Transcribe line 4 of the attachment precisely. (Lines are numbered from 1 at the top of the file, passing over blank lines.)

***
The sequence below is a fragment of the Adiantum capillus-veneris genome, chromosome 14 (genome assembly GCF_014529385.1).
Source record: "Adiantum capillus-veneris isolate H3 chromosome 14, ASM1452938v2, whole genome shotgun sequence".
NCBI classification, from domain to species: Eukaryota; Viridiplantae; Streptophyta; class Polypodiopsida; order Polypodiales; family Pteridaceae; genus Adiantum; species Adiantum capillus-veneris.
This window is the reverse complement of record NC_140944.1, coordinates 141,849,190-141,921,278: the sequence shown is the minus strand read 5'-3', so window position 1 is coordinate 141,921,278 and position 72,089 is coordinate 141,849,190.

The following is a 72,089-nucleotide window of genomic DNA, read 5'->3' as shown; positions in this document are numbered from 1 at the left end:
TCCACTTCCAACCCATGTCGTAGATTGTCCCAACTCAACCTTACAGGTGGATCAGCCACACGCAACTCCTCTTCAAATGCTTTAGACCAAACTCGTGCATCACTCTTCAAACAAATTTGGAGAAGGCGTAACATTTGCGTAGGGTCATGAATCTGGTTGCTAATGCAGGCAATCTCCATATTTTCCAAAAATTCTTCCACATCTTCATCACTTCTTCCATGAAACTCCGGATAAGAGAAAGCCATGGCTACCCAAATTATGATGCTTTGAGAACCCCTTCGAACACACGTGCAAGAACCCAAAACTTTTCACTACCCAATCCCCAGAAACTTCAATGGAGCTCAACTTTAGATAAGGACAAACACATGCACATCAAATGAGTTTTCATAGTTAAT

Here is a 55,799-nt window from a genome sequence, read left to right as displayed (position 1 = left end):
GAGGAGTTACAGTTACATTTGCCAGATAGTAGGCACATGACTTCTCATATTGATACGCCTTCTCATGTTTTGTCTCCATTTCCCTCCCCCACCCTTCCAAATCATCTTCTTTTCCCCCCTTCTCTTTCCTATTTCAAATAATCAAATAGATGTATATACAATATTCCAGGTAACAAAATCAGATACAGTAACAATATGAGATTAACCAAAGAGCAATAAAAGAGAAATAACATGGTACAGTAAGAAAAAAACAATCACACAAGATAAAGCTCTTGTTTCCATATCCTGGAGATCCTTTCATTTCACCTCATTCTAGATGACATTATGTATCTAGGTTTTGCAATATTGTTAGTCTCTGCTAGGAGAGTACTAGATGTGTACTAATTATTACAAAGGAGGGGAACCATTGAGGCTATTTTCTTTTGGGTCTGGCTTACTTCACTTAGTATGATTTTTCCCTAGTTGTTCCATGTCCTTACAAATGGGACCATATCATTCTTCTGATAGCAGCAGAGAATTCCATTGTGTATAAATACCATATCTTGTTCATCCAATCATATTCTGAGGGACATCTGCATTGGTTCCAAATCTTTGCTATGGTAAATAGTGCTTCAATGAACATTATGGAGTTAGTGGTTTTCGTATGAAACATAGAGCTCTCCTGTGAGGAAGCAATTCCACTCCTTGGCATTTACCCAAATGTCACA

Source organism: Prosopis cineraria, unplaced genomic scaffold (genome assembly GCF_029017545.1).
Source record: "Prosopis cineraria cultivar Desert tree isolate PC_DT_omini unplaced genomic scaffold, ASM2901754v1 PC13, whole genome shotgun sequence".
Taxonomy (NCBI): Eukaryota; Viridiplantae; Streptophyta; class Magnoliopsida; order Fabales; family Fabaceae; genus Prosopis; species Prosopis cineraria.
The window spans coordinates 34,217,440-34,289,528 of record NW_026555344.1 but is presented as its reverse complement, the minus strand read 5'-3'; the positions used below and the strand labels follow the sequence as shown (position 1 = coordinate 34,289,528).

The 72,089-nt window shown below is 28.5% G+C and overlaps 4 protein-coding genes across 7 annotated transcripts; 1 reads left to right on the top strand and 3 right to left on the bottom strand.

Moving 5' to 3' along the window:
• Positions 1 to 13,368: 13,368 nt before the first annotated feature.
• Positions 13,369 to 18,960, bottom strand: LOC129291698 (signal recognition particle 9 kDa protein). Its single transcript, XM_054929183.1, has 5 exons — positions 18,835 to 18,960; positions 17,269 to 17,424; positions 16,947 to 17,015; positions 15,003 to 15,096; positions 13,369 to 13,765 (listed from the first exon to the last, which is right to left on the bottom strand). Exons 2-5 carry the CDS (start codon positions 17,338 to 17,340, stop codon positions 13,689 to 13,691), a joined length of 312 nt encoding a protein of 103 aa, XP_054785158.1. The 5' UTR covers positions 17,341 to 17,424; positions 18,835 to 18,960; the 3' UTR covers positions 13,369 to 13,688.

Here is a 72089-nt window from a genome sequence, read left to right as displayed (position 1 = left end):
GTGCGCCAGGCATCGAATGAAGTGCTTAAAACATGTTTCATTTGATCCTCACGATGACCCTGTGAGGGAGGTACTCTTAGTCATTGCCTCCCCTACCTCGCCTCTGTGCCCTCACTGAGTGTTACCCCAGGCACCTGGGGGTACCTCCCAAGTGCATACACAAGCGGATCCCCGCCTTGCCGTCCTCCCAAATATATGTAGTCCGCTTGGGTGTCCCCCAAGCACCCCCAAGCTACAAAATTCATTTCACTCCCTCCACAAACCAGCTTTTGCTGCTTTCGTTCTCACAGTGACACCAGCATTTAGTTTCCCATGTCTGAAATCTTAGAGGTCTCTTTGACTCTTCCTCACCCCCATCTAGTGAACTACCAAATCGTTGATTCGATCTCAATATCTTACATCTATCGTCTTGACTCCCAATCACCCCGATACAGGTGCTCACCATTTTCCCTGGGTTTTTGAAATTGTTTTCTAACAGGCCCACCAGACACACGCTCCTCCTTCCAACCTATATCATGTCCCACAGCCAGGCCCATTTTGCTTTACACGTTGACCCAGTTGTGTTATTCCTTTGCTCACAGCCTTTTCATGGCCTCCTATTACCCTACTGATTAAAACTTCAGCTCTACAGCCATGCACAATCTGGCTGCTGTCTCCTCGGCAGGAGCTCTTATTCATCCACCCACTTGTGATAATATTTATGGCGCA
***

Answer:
This window is the reverse complement of record NC_140944.1, coordinates 141,849,190-141,921,278: the sequence shown is the minus strand read 5'-3', so window position 1 is coordinate 141,921,278 and position 72,089 is coordinate 141,849,190.